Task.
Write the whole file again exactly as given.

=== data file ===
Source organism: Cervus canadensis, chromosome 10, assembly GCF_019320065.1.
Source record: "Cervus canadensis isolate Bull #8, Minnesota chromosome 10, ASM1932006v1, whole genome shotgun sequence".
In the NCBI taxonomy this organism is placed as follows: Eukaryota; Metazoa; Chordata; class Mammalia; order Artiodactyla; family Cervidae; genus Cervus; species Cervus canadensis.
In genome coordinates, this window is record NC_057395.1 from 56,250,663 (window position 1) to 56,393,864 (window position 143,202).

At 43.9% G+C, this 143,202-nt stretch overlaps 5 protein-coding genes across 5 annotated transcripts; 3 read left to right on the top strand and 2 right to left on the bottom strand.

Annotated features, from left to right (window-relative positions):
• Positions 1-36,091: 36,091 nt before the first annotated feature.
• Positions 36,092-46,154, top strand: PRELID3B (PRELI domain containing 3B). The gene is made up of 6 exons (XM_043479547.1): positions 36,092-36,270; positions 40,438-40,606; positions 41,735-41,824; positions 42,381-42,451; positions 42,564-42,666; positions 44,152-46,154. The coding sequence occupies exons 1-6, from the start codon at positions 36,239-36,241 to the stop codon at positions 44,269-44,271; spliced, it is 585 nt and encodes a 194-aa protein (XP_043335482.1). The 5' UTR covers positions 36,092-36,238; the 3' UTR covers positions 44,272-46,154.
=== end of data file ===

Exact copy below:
Source organism: Cervus canadensis, chromosome 10, assembly GCF_019320065.1.
Source record: "Cervus canadensis isolate Bull #8, Minnesota chromosome 10, ASM1932006v1, whole genome shotgun sequence".
In the NCBI taxonomy this organism is placed as follows: Eukaryota; Metazoa; Chordata; class Mammalia; order Artiodactyla; family Cervidae; genus Cervus; species Cervus canadensis.
In genome coordinates, this window is record NC_057395.1 from 56,250,663 (window position 1) to 56,393,864 (window position 143,202).

At 43.9% G+C, this 143,202-nt stretch overlaps 5 protein-coding genes across 5 annotated transcripts; 3 read left to right on the top strand and 2 right to left on the bottom strand.

Annotated features, from left to right (window-relative positions):
• Positions 1-36,091: 36,091 nt before the first annotated feature.
• Positions 36,092-46,154, top strand: PRELID3B (PRELI domain containing 3B). The gene is made up of 6 exons (XM_043479547.1): positions 36,092-36,270; positions 40,438-40,606; positions 41,735-41,824; positions 42,381-42,451; positions 42,564-42,666; positions 44,152-46,154. The coding sequence occupies exons 1-6, from the start codon at positions 36,239-36,241 to the stop codon at positions 44,269-44,271; spliced, it is 585 nt and encodes a 194-aa protein (XP_043335482.1). The 5' UTR covers positions 36,092-36,238; the 3' UTR covers positions 44,272-46,154.